National Iced Tea Day
annually on June 10th
National Iced Tea Day celebrates the refreshing summer-friendly drink, which makes up about 85% of tea consumed in the United States. People first started drinking iced tea in the United States around the 1860's, and the first recipes for it were printed in cookbooks in the 1870's. The growth of iced tea can partly be attributed to the availability of ice, which began being shipped from the northern states to southern states and the Caribbean at the beginning of that century. But, the primary impetus for the expanded popularity of the drink can be credited to Richard Blechynden, who served it at the World's Fair in St. Louis in 1904, which led to many people bringing it to all parts of the country. Prohibition, which lasted from 1920 to 1933, also helped keep iced tea drinking popular. Black iced tea is the most common, but many types of tea leaves can be used. The tea can be sweetened or unsweetened, and lemons, limes and herbs can be added. There are many possible health benefits of drinking tea, and it contains flavonoids that quite possibly have antioxidant properties. But, if the tea is bottled with high amounts of sugar or high fructose corn syrup, the health benefits may be partly neutralized. Home-brewed tea may be the most healthy, as the brewer knows exactly what's in it.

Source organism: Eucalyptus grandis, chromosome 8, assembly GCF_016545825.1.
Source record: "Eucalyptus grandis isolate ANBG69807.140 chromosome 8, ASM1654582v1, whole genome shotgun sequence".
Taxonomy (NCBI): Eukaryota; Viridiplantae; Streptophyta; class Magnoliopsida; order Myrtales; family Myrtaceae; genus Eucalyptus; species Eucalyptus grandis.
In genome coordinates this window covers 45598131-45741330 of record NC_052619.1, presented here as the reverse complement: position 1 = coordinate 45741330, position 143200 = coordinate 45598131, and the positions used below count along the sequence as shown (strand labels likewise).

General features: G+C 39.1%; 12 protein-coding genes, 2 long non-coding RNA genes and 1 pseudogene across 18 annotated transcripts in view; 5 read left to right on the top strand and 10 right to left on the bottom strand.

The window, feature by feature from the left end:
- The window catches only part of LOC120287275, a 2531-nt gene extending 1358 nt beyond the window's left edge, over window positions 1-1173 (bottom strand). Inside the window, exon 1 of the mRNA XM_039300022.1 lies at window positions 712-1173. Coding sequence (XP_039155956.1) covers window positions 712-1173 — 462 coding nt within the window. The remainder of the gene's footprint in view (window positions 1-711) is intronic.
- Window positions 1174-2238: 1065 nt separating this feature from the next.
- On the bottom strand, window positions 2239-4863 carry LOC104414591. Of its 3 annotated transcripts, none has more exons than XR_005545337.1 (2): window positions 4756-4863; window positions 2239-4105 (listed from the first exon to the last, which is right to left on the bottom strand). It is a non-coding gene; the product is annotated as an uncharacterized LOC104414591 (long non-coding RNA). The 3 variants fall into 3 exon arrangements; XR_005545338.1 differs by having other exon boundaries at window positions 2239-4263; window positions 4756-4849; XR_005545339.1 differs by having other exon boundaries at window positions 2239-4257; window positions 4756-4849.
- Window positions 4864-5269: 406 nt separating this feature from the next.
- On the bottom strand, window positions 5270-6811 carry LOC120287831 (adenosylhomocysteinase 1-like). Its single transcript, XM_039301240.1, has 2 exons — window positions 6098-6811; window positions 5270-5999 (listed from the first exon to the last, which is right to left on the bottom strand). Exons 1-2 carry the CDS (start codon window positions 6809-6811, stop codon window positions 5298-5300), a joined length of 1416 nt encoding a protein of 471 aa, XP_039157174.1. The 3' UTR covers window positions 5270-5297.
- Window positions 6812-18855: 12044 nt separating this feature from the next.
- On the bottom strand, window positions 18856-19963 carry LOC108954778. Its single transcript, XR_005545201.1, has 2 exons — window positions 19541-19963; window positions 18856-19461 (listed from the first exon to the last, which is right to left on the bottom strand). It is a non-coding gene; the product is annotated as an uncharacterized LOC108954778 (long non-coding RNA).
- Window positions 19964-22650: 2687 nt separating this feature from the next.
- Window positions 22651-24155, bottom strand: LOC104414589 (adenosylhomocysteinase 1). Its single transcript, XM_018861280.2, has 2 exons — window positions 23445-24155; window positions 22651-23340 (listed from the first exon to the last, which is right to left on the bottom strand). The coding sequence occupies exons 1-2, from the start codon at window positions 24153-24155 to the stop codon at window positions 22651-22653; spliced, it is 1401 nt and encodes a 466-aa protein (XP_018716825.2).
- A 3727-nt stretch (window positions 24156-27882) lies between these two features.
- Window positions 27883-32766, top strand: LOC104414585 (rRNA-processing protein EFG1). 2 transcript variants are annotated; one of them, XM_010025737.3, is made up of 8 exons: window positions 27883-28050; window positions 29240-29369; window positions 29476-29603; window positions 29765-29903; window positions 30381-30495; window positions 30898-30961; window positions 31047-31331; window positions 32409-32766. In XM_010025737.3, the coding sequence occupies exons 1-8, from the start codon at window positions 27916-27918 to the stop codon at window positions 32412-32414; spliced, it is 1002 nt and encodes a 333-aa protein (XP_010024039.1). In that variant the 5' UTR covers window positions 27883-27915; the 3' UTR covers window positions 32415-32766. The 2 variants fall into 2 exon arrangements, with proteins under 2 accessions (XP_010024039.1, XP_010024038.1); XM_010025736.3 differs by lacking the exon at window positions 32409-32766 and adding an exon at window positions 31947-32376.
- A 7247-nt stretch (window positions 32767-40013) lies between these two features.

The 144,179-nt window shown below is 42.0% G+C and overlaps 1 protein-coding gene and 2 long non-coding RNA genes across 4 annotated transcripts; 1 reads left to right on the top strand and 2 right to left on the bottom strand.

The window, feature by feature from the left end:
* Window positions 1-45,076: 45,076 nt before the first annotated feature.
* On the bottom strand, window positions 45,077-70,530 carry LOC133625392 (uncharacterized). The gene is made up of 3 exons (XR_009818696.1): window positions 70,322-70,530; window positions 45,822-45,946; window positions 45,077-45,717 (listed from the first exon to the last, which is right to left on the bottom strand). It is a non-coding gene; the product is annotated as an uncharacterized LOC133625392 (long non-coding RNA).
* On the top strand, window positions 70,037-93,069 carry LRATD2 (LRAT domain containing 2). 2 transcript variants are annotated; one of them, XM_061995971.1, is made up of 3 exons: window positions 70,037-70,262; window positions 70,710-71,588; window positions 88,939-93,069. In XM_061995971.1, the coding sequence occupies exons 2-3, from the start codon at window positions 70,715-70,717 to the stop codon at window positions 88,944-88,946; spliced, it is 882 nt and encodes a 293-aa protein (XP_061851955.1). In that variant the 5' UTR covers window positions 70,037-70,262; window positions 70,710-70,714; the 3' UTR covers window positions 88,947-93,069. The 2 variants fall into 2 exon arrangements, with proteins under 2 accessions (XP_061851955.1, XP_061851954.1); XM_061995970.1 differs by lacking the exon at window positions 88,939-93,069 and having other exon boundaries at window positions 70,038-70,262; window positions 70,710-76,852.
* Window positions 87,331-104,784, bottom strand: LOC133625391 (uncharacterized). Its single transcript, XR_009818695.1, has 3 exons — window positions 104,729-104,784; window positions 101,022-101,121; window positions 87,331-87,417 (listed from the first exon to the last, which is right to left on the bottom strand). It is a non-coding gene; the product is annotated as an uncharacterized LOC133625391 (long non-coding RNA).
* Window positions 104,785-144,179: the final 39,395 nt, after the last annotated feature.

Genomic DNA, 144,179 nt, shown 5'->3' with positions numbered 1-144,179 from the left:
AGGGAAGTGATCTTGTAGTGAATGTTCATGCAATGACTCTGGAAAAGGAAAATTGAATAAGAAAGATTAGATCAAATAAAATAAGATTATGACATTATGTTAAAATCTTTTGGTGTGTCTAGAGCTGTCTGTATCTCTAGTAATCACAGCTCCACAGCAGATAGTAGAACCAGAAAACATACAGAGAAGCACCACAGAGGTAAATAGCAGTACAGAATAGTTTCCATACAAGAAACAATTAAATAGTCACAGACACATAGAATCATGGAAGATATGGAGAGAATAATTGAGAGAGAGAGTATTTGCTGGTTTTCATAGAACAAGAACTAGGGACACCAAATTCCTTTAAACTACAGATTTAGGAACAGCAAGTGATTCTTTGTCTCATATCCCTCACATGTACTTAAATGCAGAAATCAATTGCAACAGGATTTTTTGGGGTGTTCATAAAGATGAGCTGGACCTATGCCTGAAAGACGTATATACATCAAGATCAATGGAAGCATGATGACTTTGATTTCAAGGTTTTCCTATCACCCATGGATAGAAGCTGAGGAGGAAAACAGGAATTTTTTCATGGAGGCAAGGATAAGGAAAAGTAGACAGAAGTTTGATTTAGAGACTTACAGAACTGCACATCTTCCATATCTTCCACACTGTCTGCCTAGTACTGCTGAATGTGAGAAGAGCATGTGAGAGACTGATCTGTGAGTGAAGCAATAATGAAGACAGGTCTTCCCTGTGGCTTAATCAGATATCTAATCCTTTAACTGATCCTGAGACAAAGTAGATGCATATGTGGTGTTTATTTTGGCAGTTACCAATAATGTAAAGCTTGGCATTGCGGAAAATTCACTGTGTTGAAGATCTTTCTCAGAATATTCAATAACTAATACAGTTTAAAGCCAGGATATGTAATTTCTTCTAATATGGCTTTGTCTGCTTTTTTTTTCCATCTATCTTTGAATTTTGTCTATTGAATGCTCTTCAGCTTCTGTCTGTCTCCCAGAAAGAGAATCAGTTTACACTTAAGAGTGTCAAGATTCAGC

How to Observe National Iced Tea Day
Celebrate the day by drinking iced tea! Try one or many different kinds. You can make your own. You could even try a Southern Cooking recipe from 1928, or make sun tea. Check around at restaurants and coffee shops for specials on tea, as deals and free tea have been offered at many establishments on National Iced Tea Day in the past. You many want to try some of the teas that have won the Iced Tea Competition. If you want to add a little extra punch to the fun you could make yourself a Long Island Iced Tea, but that really doesn't have tea in it!